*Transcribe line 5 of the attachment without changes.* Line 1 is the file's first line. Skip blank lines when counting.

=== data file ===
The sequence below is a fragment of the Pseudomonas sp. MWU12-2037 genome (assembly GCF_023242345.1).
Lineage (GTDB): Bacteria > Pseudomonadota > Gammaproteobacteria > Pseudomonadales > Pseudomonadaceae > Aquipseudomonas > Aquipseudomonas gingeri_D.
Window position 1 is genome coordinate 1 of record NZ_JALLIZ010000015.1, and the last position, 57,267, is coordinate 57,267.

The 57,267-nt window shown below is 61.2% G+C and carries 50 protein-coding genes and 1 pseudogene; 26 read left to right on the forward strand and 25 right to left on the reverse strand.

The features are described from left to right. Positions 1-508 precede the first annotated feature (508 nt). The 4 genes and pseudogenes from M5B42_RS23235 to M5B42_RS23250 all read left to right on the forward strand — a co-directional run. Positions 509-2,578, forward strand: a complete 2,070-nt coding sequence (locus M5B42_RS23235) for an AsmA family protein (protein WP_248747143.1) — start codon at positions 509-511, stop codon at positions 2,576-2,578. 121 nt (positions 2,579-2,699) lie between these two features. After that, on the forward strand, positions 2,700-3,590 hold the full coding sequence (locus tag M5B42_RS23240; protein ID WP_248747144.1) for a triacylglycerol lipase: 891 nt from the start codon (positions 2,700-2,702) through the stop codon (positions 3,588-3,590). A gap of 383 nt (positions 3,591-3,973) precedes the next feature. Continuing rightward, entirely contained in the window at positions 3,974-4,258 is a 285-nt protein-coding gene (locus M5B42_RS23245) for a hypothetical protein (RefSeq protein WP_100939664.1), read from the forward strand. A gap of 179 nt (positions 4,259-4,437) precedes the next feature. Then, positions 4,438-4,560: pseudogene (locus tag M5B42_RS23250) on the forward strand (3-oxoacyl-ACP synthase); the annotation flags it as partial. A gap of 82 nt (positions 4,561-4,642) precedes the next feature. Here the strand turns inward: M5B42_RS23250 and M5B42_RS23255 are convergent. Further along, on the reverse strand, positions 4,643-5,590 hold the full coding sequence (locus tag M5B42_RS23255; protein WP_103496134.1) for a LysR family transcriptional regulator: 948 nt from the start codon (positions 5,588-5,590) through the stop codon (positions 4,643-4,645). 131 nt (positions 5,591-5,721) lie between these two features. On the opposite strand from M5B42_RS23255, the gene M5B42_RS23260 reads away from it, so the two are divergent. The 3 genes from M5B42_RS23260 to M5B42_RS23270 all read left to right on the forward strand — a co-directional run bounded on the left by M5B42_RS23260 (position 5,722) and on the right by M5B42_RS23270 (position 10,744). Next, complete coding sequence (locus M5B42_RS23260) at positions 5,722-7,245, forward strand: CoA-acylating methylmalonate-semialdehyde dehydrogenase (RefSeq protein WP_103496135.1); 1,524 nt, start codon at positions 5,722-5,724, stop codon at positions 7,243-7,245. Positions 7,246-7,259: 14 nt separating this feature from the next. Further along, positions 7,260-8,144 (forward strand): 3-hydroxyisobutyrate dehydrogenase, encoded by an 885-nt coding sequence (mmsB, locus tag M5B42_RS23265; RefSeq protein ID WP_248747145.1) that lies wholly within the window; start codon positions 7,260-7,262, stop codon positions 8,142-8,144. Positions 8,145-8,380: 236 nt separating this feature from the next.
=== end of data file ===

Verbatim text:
The features are described from left to right. Positions 1-508 precede the first annotated feature (508 nt). The 4 genes and pseudogenes from M5B42_RS23235 to M5B42_RS23250 all read left to right on the forward strand — a co-directional run. Positions 509-2,578, forward strand: a complete 2,070-nt coding sequence (locus M5B42_RS23235) for an AsmA family protein (protein WP_248747143.1) — start codon at positions 509-511, stop codon at positions 2,576-2,578. 121 nt (positions 2,579-2,699) lie between these two features. After that, on the forward strand, positions 2,700-3,590 hold the full coding sequence (locus tag M5B42_RS23240; protein ID WP_248747144.1) for a triacylglycerol lipase: 891 nt from the start codon (positions 2,700-2,702) through the stop codon (positions 3,588-3,590). A gap of 383 nt (positions 3,591-3,973) precedes the next feature. Continuing rightward, entirely contained in the window at positions 3,974-4,258 is a 285-nt protein-coding gene (locus M5B42_RS23245) for a hypothetical protein (RefSeq protein WP_100939664.1), read from the forward strand. A gap of 179 nt (positions 4,259-4,437) precedes the next feature. Then, positions 4,438-4,560: pseudogene (locus tag M5B42_RS23250) on the forward strand (3-oxoacyl-ACP synthase); the annotation flags it as partial. A gap of 82 nt (positions 4,561-4,642) precedes the next feature. Here the strand turns inward: M5B42_RS23250 and M5B42_RS23255 are convergent. Further along, on the reverse strand, positions 4,643-5,590 hold the full coding sequence (locus tag M5B42_RS23255; protein WP_103496134.1) for a LysR family transcriptional regulator: 948 nt from the start codon (positions 5,588-5,590) through the stop codon (positions 4,643-4,645). 131 nt (positions 5,591-5,721) lie between these two features. On the opposite strand from M5B42_RS23255, the gene M5B42_RS23260 reads away from it, so the two are divergent. The 3 genes from M5B42_RS23260 to M5B42_RS23270 all read left to right on the forward strand — a co-directional run bounded on the left by M5B42_RS23260 (position 5,722) and on the right by M5B42_RS23270 (position 10,744). Next, complete coding sequence (locus M5B42_RS23260) at positions 5,722-7,245, forward strand: CoA-acylating methylmalonate-semialdehyde dehydrogenase (RefSeq protein WP_103496135.1); 1,524 nt, start codon at positions 5,722-5,724, stop codon at positions 7,243-7,245. Positions 7,246-7,259: 14 nt separating this feature from the next. Further along, positions 7,260-8,144 (forward strand): 3-hydroxyisobutyrate dehydrogenase, encoded by an 885-nt coding sequence (mmsB, locus tag M5B42_RS23265; RefSeq protein ID WP_248747145.1) that lies wholly within the window; start codon positions 7,260-7,262, stop codon positions 8,142-8,144. Positions 8,145-8,380: 236 nt separating this feature from the next.